Fact Sheet: HIV Counseling and Testing (HCT) 2016

  • HCT is the entry point for HIV/AIDS prevention, treatment and care services
  • 77% of the general population desired to obtain an HIV test. – NARHS 2012
  • Only 26.3% of the general population in Nigeria have ever been tested for HIV with more
  • females (29.2%) than males (23.5%) ever tested for HIV. – NARHS 2012
  • More of the general population living in urban (33.1%) areas compared to those in rural
  • (22.6%) areas have ever tested for HIV.
  • Proportion of persons ever tested among key populations is higher than those who have ever tested for HIV in the general population. 88% Brothel Based Female sex workers (BBFSW),
  • 75% non-brothel based female sex workers and 65% of Men who have sex with men (MSM) respectively have ever tested for HIV- IBBSS 2014
  • The HCT program in Nigeria is guided by the 2011 national guidelines on HIV counselling and testing
  • The 2011 national HCT guidelines recommends three models for delivering HCT: Standalone, Integrated Health facility and Mobile/Outreach models respectively.

NATIONAL HCT TARGETS (2011-2016)

  • At least 80% of adults access HCT services in an equitable and sustainable manner by 2015.
  • At least 80% of Female sex workers access HCT by 2015
  • At least 80% of Men who have sex with Men access HCT by 2015

Source: NSP 2010-2015

  • Number of health facilities that provide HCT services has increased almost fourfold since 2012.
  • The number of persons who were counselled, tested and received results also increased almost four fold between 2012 and 2015
  • The total number of persons who obtained HCT in 2015 was 7,738,594b compared to 2,792,611 persons in 2012
  • Collectively the 12 plus one high burden states accounted for 53.9% (4,171,988) of the total number of persons who received HCT in 2015.
  • Oyo state (666,900) and Benue state (552,665) reported the highest number of persons who were counseled, tested and received their results
  • The significant increase in number of persons accessing HCT can be attributed to increased HCT community outreach activities in the country since 2014,
  • The number of men accessing HCT services has been on the rise even though the number of women accessing HCT is still higher than that of the men.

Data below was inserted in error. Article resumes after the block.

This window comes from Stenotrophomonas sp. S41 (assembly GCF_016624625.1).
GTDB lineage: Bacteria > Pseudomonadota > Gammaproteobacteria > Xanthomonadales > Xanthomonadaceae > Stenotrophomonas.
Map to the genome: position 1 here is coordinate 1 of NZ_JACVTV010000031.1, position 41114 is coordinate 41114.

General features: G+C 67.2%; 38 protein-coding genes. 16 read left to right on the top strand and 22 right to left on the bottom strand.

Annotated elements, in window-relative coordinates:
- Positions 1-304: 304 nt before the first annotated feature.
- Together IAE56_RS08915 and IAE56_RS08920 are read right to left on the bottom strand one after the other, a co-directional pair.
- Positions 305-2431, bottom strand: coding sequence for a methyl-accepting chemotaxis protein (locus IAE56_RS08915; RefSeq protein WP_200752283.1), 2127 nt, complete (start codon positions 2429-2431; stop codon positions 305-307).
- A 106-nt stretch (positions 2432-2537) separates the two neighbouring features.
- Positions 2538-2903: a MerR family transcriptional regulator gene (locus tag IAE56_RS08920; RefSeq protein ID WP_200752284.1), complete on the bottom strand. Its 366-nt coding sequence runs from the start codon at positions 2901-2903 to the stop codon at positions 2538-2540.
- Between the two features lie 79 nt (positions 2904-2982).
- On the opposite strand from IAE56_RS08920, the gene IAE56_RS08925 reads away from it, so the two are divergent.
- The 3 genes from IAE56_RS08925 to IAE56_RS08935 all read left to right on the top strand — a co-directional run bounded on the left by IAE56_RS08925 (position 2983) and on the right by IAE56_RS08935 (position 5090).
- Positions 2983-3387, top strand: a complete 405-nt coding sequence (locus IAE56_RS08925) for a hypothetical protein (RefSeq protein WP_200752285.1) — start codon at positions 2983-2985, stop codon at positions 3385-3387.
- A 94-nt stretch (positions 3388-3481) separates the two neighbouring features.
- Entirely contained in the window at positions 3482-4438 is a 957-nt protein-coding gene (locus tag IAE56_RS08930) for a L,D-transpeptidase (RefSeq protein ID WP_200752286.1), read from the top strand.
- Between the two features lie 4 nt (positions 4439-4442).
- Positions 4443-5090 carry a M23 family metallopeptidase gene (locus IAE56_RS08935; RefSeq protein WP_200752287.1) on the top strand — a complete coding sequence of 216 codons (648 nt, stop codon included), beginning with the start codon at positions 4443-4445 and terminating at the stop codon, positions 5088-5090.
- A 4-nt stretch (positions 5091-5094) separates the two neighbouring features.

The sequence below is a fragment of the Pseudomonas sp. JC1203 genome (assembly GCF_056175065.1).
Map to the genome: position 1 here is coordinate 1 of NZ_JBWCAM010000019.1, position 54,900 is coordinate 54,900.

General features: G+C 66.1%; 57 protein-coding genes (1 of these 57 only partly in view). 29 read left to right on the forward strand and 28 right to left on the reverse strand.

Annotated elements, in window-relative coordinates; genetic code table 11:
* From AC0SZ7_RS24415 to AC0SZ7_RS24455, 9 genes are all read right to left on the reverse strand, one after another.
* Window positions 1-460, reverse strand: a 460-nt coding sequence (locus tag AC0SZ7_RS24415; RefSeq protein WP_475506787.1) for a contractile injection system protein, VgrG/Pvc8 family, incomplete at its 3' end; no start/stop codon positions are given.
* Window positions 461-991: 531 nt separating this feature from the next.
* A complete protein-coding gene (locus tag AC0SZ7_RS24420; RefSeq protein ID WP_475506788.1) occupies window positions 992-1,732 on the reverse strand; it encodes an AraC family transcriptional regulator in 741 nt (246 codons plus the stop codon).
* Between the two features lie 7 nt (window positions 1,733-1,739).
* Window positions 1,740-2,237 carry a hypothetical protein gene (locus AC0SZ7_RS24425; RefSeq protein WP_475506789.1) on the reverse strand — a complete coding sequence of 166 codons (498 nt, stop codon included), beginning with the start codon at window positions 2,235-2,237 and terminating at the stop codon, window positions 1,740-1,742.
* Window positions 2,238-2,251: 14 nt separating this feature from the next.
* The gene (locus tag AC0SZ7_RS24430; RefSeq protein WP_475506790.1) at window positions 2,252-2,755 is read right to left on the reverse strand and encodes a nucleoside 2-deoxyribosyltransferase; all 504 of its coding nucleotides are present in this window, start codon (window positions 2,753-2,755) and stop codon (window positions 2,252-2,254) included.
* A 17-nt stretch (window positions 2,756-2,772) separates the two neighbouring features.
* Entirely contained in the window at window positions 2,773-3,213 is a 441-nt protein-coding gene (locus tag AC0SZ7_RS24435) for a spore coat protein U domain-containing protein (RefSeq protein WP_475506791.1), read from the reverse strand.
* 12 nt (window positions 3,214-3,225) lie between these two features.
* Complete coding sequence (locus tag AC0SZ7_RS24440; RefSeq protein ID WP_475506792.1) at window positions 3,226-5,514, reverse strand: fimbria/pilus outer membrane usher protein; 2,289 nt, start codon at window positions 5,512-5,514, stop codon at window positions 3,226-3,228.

• The most recent survey findings show that only 36% in the general population (NARHS, 2012) obtained a HIV test in the last 12 months preceding the survey compared to 86% of BBFSW(IBBSS, 2014).
  • The number of couples who were counselled tested and received results has been on the decrease. However, the proportion of discordant couples dropped from 10% in 2014 to 9% in 2015.

Conclusion

HIV counselling and testing is important because it avails more people the opportunity to know their HIV status thus boosting coverage for HIV treatment and care programs as well as PMTCT for eligible persons.

The proportion of those who have ever been tested for HIV is highest among key populations perhaps because they perceive themselves at risk of HIV infection unlike the general population who either perceive themselves not at risk or less at risk.

Increased awareness and demand creation on the benefits of HCT for the general population is thus needed. Multi disease outreaches that integrate HCT have proved successful in increasing the number of persons reached with HCT in the last two years and should be intensified especially so as to achieve greater coverage for HIV testing among the general population.

Establishing, maintaining and strengthening linkages is also vital to ensuring that those who are in need of treatment and care receive the services is very important.

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Here in Nigeria, we have recorded a steady decline in HIV prevalence from a peak of 5.8 per cent in 2001 to 3.0 per cent in 2014, But this has not been an easy ride and challenges still exist – condom use is still too low and covers less than half of our need in sub-Saharan Africa. There is a dearth of knowledge on HIV among young people, with only a third having enough HIV knowledge to safeguard themselves

Dr. Sani Aliyu
DG, NACA

Gaps and challenges

  • Low HIV risk perception in the general population
  • Uptake of HCT in Nigeria has increased but the coverage in the general population is low
  • Increased number of persons counseled, tested and received results but coverage still low.
  • Stock out of test kits
  • Weak referral and linkages